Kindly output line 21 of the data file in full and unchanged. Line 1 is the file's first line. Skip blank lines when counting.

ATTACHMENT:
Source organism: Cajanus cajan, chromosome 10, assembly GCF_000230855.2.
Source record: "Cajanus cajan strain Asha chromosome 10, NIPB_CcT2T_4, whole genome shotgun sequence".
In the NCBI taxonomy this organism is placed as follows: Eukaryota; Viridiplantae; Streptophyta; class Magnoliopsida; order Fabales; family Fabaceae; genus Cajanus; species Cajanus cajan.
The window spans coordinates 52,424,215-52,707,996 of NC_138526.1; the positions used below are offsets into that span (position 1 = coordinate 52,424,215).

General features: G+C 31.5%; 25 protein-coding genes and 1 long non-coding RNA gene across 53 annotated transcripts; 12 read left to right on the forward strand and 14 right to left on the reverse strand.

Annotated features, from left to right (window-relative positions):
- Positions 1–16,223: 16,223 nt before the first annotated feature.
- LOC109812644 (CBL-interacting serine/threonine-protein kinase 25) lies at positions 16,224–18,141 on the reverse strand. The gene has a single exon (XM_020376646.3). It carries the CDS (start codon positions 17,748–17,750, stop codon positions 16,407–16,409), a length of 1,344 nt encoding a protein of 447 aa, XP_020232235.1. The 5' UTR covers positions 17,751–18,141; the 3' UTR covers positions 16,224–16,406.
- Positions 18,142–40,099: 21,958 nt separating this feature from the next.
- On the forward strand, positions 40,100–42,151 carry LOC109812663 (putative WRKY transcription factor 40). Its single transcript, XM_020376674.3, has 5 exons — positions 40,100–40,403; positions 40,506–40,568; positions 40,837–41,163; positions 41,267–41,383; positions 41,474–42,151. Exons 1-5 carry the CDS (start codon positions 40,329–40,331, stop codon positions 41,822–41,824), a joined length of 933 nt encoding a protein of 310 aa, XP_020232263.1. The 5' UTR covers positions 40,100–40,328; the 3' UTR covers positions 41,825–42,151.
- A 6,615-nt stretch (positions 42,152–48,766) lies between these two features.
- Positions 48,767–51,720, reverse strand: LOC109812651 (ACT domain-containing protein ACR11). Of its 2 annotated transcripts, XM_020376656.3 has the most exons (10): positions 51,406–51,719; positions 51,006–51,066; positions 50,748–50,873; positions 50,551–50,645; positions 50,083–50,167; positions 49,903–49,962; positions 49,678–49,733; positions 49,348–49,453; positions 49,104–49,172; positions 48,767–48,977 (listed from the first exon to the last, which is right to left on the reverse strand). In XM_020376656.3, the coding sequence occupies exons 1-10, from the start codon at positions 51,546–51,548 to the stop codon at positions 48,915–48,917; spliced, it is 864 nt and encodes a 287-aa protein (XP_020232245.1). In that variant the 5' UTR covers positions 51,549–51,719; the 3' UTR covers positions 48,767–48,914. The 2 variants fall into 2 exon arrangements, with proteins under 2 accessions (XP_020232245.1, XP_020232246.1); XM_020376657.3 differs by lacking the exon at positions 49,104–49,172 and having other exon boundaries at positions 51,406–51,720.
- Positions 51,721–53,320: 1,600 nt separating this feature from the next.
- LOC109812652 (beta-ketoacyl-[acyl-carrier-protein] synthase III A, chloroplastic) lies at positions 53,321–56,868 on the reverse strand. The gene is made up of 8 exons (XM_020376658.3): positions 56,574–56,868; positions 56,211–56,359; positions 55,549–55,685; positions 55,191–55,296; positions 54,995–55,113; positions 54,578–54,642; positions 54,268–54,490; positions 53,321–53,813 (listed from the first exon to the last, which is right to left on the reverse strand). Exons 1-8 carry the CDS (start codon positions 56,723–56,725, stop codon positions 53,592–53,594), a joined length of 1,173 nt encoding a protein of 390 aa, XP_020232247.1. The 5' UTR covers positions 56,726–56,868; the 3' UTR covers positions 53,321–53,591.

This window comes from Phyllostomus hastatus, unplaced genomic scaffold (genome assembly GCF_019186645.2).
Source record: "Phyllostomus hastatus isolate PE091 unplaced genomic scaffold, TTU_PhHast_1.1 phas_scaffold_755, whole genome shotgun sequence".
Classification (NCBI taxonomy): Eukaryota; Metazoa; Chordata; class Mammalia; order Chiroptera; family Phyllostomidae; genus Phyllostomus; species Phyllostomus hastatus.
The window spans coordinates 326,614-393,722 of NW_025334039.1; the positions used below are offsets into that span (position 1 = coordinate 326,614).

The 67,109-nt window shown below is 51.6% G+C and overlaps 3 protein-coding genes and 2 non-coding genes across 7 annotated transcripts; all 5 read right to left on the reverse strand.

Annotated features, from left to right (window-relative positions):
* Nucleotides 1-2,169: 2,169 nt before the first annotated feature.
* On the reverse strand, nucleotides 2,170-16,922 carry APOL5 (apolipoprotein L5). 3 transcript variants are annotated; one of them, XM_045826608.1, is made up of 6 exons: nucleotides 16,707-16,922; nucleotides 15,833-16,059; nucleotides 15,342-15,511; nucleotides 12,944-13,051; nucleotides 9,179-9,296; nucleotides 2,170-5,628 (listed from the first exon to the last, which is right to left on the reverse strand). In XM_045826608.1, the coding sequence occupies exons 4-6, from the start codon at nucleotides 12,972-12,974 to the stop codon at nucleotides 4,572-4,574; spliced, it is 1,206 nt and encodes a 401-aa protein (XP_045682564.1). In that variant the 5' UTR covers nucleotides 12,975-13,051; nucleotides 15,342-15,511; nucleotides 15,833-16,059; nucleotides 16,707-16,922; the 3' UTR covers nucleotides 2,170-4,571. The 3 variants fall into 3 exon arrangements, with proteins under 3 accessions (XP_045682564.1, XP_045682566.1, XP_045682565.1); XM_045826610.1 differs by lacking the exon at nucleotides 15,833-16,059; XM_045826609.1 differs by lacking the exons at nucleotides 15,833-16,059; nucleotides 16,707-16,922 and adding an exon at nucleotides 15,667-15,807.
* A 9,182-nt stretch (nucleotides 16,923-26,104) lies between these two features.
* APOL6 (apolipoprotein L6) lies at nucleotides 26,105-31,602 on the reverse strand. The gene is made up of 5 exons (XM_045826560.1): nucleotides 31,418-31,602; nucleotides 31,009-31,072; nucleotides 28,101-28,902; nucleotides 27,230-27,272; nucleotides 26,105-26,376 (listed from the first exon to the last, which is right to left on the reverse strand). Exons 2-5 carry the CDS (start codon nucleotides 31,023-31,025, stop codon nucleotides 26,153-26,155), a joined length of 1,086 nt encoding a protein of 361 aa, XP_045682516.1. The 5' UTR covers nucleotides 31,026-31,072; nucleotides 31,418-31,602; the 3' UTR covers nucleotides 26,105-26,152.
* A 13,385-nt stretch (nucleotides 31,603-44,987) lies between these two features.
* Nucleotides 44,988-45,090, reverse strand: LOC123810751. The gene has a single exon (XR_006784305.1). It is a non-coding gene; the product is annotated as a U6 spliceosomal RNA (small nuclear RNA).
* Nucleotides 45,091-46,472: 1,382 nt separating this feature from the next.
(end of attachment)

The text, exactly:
* Nucleotides 1-2,169: 2,169 nt before the first annotated feature.